THE PULSE Newsletter of the Canadian Association of Recycling Industries Vol. 21, Issue 3, March 2016



Vol. 21, Issue 3, March 2016





Trains, planes, and automobiles: A statutory review of the Canada Transportation Act delivered to the Minister of Transport this past December will be made subject to stakeholder consultations in April. The 600-plus-page review provides recommendations for national air, land, and sea transportation to improve safety and strengthen the economy. Upon initial review, CARI has earmarked two recommended changes to rail transportation as areas of potential concern.

Of primary concern for our industry is the recommendation that Canada’s rail system should implement fail-safe technology in the form of physical train control. Arguably, this would improve public safety and ensure our trade routes remain as competitive as possible. However, the potential slow-down of service created during the implementation of this technology presents a real concern for those who rely on rail freight service to deliver products to ports and consumers across North America.

The report states that new rail operating systems must be harmonized with U.S. rail technology to create a “seamless North American transportation network.” As mentioned in the November 2015 issue of the Pulse, U.S. lawmakers have legislated the implementation of Positive Train Control (PTC), a GPS-technology that monitors and controls train movements to prevent collisions and derailments, which is slated for completion by December 2018.

Likely influenced by the Lac-Mégantic disaster, another recommendation proposes shippers of “hazardous materials” pay additional insurance into a reserve fund meant for catastrophic accidents. Although this part of the report refers specifically to the shipment of fuels and toxic gases, it is suggested that the criteria for defining “hazardous materials” be evaluated to determine if more materials should be categorized as such. If this recommendation is implemented CARI will advocate for clear definitions of secondary resources to prevent incorrect categorization of these materials.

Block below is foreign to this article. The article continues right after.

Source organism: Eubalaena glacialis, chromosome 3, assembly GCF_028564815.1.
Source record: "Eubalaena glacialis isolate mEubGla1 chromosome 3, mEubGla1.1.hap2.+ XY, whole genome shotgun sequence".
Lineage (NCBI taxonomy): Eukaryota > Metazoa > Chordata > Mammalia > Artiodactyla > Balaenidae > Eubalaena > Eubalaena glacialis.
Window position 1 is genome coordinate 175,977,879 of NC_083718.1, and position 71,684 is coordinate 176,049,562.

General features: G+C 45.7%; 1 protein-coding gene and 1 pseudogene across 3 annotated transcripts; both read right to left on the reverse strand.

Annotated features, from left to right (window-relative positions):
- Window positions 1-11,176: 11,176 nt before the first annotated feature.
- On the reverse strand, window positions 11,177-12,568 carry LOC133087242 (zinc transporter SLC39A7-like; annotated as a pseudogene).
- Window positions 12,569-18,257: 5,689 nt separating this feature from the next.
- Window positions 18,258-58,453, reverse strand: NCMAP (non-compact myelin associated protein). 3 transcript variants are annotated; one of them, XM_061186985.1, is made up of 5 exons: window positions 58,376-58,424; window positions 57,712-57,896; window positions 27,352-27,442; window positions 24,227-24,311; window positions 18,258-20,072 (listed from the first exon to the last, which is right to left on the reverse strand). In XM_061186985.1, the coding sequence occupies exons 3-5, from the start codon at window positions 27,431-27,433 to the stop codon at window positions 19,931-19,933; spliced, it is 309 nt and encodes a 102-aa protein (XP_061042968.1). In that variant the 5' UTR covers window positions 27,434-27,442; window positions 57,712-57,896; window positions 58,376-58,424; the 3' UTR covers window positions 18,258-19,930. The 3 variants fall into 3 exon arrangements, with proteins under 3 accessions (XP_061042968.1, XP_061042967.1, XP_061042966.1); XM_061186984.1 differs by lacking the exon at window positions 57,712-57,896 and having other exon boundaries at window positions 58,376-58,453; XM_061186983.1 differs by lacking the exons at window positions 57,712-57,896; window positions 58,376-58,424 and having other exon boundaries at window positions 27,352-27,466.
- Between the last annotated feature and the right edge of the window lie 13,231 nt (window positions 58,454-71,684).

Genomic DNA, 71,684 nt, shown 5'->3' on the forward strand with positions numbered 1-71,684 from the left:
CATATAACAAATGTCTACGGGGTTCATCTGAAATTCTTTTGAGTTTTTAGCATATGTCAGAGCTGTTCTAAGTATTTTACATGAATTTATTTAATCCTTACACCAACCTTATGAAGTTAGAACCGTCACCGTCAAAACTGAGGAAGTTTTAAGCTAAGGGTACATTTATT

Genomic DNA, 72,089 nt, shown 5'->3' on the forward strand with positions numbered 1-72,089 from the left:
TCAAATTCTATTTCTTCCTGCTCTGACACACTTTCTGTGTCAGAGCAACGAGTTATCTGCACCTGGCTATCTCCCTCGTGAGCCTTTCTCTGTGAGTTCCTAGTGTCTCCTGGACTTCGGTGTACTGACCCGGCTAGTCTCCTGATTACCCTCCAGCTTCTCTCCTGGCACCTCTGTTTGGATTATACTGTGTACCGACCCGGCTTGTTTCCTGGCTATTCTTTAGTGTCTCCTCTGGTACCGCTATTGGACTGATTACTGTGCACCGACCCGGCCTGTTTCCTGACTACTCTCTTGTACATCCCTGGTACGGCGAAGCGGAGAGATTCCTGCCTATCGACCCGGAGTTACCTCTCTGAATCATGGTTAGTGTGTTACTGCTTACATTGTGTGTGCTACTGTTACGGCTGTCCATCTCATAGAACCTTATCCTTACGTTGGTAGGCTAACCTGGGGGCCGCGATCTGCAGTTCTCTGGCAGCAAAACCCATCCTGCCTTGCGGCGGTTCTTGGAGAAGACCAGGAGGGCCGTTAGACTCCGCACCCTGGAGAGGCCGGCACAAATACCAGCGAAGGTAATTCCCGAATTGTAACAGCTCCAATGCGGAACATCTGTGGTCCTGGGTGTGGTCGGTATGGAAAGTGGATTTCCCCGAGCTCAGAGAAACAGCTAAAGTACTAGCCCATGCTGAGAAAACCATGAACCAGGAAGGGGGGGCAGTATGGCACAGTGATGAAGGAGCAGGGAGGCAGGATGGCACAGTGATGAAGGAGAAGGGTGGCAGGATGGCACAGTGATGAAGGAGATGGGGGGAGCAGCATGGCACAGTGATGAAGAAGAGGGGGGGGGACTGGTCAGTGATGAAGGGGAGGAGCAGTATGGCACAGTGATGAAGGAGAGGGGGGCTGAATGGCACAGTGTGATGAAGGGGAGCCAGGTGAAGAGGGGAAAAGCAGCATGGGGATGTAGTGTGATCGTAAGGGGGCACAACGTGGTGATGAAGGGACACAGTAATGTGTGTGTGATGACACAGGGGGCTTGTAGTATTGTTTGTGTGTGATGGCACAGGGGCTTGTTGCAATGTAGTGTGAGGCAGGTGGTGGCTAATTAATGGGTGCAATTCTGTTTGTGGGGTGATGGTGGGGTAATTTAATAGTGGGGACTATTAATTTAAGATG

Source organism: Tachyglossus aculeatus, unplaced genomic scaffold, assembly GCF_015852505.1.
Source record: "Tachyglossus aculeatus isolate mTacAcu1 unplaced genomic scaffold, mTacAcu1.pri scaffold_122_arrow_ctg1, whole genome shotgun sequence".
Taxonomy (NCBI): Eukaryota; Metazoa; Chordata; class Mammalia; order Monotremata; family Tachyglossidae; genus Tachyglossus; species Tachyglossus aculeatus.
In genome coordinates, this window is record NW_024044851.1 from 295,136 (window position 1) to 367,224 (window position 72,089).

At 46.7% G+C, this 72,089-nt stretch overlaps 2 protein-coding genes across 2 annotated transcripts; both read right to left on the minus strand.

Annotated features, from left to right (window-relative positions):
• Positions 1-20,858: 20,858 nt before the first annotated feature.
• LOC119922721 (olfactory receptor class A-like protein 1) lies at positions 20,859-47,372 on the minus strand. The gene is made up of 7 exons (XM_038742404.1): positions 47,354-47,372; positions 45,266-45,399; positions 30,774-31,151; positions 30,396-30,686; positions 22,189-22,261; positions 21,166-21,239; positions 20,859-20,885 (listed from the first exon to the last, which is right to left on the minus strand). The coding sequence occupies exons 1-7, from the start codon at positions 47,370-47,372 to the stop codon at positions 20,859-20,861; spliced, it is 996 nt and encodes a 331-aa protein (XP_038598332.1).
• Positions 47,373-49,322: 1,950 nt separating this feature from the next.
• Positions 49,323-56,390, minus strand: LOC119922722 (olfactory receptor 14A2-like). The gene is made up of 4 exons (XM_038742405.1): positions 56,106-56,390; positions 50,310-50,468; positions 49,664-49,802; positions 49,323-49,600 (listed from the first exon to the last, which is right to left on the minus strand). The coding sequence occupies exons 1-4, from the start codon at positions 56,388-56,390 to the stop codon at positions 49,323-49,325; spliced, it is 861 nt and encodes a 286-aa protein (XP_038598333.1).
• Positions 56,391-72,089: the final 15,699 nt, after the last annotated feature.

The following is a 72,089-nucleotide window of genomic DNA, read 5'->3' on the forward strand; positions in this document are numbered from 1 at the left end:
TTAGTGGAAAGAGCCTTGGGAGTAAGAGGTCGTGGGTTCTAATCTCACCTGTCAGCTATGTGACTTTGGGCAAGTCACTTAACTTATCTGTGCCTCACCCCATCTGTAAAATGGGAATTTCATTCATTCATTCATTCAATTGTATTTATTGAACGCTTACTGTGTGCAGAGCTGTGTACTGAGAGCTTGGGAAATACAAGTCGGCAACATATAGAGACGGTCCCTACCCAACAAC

Alongside its partners in the Coalition of Rail Shippers, and in conjunction with the Freight Management Association of Canada, CARI staff will continue to monitor proposed changes to rail service and advocate on your behalf as the consultation process for this report progresses in the upcoming months.

Adam Chisick

CARI Chair

[su_divider top=”no”]


CARI is creating a special gift for those attending our 75th Annual Convention in Ottawa this June.

Please help us by sending pictures of your facilities, owners and staff, notable moments in your business’s history, or of CARI events over the past 75 years. These photos may also be used on CARI’s website, and displayed at the convention.

Please email photos to Donna by April 15. We look forward to showcasing our members’ accomplishments and we thank you for your help.

Please call Donna at 705-835-1592 if you have any questions.

[su_divider top=”no”]


  • CARI member Tube City IMS Corp. has changed its name to TMS International Corp. The new name is currently being implemented across all products and subsidiaries. Though the company’s core business practices and values will remain the same, the new name was chosen to better reflect the company’s global status.
  • The Canadian Border Services Agency (CBSA) has imposed huge import duties on Chinese carbon and alloy steel pipe line. Dumping margins will be from 74 percent to 352.4 percent, and subsidy payments will range from $1.85 to nearly $151.50 per tonne. The Canadian International Trade Tribunal will make the final injury determination by March 25. 
  • An Ontario Superior Court Justice has ruled that the Canadian arm of U.S. Steel must repay the Pittsburg-based company more than $2 billion. USS Canada and its U.S. counterpart disagree on whether funds extended to the Canadian subsidiary were “equity” rather than debt. The judge’s ruling threatens 20,000 steelworkers’ pensions, as the American parent company now takes priority for debt repayment. An appeal and lengthy legal process are likely to follow.

[su_divider top=”no”]


Canadian Association of Recycling Industries

130 Albert Street Suite 1906

Ottawa, On K1P 5G4


Telephone: 613-728-6946

Fax: 705-835-6196

Give us a call on (613) 728-6946

We’re here to help! If you have problems getting through you can email us and we’ll get back to you soon.